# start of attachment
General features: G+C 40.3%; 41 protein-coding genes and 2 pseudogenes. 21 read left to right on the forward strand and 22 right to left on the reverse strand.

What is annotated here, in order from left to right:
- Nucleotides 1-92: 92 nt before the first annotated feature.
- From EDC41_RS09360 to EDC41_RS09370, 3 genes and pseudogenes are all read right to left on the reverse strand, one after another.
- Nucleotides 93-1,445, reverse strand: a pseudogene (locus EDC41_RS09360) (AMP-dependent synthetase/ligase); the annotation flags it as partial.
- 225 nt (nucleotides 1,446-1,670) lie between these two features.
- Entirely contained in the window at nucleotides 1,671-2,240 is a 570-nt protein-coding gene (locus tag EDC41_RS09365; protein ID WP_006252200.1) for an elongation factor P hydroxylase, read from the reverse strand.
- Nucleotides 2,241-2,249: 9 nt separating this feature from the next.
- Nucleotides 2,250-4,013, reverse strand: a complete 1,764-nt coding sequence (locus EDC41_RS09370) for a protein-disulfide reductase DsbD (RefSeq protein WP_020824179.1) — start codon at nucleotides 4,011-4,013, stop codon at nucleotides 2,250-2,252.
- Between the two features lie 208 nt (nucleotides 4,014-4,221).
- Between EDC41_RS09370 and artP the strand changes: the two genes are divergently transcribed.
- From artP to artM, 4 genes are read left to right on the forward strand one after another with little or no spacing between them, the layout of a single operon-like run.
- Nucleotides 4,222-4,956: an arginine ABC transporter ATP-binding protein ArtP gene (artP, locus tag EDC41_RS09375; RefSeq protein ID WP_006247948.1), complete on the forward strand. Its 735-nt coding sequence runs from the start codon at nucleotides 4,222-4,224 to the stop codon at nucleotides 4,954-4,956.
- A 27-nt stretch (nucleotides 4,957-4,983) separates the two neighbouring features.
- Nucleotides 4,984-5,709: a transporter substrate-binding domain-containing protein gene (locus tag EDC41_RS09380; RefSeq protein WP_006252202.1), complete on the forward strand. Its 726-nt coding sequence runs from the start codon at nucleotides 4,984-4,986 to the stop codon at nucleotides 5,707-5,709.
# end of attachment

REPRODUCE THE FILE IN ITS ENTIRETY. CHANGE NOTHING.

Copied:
General features: G+C 40.3%; 41 protein-coding genes and 2 pseudogenes. 21 read left to right on the forward strand and 22 right to left on the reverse strand.

What is annotated here, in order from left to right:
- Nucleotides 1-92: 92 nt before the first annotated feature.
- From EDC41_RS09360 to EDC41_RS09370, 3 genes and pseudogenes are all read right to left on the reverse strand, one after another.
- Nucleotides 93-1,445, reverse strand: a pseudogene (locus EDC41_RS09360) (AMP-dependent synthetase/ligase); the annotation flags it as partial.
- 225 nt (nucleotides 1,446-1,670) lie between these two features.
- Entirely contained in the window at nucleotides 1,671-2,240 is a 570-nt protein-coding gene (locus tag EDC41_RS09365; protein ID WP_006252200.1) for an elongation factor P hydroxylase, read from the reverse strand.
- Nucleotides 2,241-2,249: 9 nt separating this feature from the next.
- Nucleotides 2,250-4,013, reverse strand: a complete 1,764-nt coding sequence (locus EDC41_RS09370) for a protein-disulfide reductase DsbD (RefSeq protein WP_020824179.1) — start codon at nucleotides 4,011-4,013, stop codon at nucleotides 2,250-2,252.
- Between the two features lie 208 nt (nucleotides 4,014-4,221).
- Between EDC41_RS09370 and artP the strand changes: the two genes are divergently transcribed.
- From artP to artM, 4 genes are read left to right on the forward strand one after another with little or no spacing between them, the layout of a single operon-like run.
- Nucleotides 4,222-4,956: an arginine ABC transporter ATP-binding protein ArtP gene (artP, locus tag EDC41_RS09375; RefSeq protein ID WP_006247948.1), complete on the forward strand. Its 735-nt coding sequence runs from the start codon at nucleotides 4,222-4,224 to the stop codon at nucleotides 4,954-4,956.
- A 27-nt stretch (nucleotides 4,957-4,983) separates the two neighbouring features.
- Nucleotides 4,984-5,709: a transporter substrate-binding domain-containing protein gene (locus tag EDC41_RS09380; RefSeq protein WP_006252202.1), complete on the forward strand. Its 726-nt coding sequence runs from the start codon at nucleotides 4,984-4,986 to the stop codon at nucleotides 5,707-5,709.